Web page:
No positive impact of virtual reality on learning outcomes. A research conducted by Cornell University shows that learning through virtual reality compared to learning via more classical methods is vastly favored by students (78% of participants) but yields no significant benefit in learning outcomes. The results of the study, “Virtual Reality as a Teaching Tool for Moon Phases and Beyond”, were published in Physics Education Research Conference. What remains to be determined, therefore, is whether the added enjoyment students experience while learning through virtual reality makes it worthwhile, by and of itself, to invest in this approach. Virtual reality technology ‘does not improve learning outcomes’. Times Higher Education, 4 March 2019.
ICTs facilitate cheating on assignments at all levels of higher education. Universities around the world are stepping up to combat essay mills, which international students are more likely to turn to (more than four times as likely for non-EU students in the UK according to a THE investigation, and five times more likely than American counterparts in the US according to the Wall Street Journal). A recent study finds that, all told, as many as one in seven recent graduates may have used essay mill services. Among reasons cited for the discrepancy are the pressure to succeed felt by international students, the difficulty of having English as a second language, and unfamiliarity with Western academic norms. As revenues from international student enrollment gradually replace public funding, more universities may contribute to this phenomenon by lowering entry requirements from non-national students, in particular with regard to their command of English and ability to follow an entire program in that language. Regarding the practice itself among all segments of student populations, academics increasingly advocate stronger punishment for those found guilty of using paper mills, all the way to, possibly, criminalizing the practice through legislation. The phenomenon extends to graduate school, with, on the supply side, a growing number of adjunct professors in the US and elsewhere who are finding in the ghostwriting of master’s theses and doctorates substantial additional revenues (with one adjunct cited as earning nearly $120,000 a year from that activity, and a UK website advertising “complete Ph.D. service for £36,000” and boasting that most of its “supervisors” are Oxford and Cambridge graduates). In general, services offered include writing scientific articles for academics who cannot cope with the pressure from their institution to keep publishing– a practice more widespread in the developing world. Website advertises “complete PhD service” for £36K, Time Higher Education, 27 January 2019; Many university staff back prosecuting students over essay mills and Academia’s grey markets offer rich pickings for the untenured, Time Higher Education, 7 March 2019; International students and cheating: how worried should we be?, Time Higher Education, 20 March 2019.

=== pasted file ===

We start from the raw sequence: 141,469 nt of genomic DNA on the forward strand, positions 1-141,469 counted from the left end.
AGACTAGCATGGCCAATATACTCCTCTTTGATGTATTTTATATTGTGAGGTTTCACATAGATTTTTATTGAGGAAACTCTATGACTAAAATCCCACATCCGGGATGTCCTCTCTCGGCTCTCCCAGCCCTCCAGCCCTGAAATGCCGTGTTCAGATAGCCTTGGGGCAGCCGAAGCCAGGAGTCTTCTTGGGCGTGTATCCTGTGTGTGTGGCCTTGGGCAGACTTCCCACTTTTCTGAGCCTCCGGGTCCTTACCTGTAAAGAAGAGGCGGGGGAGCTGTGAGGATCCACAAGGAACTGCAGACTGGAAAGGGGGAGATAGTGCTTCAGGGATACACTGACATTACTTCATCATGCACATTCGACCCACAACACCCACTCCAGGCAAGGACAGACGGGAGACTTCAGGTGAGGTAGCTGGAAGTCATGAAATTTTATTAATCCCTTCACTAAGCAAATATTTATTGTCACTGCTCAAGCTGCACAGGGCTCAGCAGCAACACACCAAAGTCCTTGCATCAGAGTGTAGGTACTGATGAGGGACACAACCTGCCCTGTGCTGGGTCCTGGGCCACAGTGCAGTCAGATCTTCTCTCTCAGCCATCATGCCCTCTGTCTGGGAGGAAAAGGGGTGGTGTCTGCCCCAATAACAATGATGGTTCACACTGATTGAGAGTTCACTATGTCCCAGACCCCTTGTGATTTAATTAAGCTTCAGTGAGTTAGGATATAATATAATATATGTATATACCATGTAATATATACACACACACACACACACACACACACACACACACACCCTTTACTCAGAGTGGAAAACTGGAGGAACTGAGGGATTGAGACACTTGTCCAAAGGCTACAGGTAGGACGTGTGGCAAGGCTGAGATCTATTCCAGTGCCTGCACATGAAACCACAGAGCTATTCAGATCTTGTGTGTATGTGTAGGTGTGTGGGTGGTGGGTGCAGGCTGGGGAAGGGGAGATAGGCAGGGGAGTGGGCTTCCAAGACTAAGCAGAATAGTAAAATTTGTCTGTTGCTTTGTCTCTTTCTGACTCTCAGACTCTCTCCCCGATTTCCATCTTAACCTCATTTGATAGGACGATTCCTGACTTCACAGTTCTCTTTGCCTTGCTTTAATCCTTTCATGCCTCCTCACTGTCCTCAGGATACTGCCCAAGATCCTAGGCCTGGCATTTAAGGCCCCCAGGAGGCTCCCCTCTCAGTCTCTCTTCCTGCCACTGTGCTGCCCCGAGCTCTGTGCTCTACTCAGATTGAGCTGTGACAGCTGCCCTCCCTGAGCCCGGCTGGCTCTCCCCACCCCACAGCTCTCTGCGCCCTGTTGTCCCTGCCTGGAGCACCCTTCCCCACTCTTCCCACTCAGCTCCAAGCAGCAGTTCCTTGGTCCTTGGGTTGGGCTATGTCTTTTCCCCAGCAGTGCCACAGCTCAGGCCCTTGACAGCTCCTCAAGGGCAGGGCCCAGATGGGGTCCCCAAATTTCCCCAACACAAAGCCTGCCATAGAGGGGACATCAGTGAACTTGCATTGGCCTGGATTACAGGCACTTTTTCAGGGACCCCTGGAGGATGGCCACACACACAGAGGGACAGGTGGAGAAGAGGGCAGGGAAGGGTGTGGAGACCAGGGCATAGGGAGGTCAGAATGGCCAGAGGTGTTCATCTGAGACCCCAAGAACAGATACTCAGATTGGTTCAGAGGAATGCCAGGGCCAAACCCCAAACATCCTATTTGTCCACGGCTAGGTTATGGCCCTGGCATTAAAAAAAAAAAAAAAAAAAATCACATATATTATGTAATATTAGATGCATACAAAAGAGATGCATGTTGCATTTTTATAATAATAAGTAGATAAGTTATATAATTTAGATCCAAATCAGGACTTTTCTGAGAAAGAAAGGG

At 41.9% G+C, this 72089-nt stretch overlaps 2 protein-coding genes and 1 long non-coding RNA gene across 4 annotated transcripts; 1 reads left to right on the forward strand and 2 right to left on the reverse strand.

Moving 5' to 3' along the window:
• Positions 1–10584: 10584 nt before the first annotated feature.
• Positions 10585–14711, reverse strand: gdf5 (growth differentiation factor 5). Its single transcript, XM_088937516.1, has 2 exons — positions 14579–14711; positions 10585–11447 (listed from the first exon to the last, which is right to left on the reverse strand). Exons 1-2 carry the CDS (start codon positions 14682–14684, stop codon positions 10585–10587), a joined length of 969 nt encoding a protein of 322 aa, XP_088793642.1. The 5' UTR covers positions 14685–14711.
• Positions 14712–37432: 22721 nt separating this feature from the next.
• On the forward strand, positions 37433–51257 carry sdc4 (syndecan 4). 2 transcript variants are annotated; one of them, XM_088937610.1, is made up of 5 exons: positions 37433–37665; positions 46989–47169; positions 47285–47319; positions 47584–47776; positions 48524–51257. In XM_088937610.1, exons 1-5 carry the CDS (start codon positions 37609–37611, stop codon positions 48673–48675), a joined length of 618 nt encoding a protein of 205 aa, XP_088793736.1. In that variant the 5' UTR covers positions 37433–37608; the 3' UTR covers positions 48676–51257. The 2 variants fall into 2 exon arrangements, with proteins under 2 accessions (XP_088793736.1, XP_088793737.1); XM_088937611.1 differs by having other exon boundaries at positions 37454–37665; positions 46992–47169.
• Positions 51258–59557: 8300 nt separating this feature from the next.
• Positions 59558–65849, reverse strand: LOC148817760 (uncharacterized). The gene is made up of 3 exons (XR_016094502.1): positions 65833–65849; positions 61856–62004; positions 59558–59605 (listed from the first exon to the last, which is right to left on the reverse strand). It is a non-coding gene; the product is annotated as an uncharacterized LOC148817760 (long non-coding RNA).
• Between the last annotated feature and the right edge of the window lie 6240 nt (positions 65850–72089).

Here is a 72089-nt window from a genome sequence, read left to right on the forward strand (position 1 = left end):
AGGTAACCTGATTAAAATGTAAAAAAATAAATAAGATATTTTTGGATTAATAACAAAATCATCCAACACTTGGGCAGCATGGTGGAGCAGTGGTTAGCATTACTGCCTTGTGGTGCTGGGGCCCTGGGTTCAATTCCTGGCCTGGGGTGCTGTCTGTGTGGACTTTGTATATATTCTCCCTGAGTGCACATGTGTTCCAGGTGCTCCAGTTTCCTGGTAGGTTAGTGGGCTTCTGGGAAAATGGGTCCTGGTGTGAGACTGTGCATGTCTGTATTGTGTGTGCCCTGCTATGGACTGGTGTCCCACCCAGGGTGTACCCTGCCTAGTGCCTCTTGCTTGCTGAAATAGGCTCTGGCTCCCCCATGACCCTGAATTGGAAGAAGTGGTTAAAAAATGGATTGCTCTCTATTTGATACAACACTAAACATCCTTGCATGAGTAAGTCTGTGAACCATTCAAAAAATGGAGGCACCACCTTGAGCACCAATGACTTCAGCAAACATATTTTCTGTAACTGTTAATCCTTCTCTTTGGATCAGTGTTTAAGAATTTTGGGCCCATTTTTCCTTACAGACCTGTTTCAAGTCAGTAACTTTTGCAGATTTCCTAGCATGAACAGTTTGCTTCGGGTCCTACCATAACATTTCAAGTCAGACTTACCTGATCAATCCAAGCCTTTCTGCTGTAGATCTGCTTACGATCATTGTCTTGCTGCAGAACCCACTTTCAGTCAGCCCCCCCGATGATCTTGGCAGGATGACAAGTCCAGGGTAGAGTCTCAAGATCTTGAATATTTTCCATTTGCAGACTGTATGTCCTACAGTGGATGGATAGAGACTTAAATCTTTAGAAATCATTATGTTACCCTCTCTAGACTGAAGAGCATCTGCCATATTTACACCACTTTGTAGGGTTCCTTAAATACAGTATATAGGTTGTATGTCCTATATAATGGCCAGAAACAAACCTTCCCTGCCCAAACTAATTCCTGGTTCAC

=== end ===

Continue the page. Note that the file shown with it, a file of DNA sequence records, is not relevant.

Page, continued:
Should disgruntled consumer-students be free to harass teaching staff? One unforeseen consequence the marketization of higher education is having is the rise among students of a sense of “entitlement”. The logic of paying – very often dearly – for higher education leads a growing number of them to view graduation and the grades that enable it as a right. Hence harassment of professors and lecturers by students who do not obtain the results they feel they deserve, ranging from physical threats to – mainly – malevolent comments on social media, though still a rare occurrence, is on the increase. This creates a dilemma for university administrations: putting in place and/or implement legal frameworks that thwart this type of behavior, thereby protecting teaching staff, while on the other hand universities depend on tuition fees revenue. In other words, should universities prioritize student satisfaction, or the protection and wellbeing of teaching staff? Zero tolerance on bullying, Times Higher Education, 11 April 2019.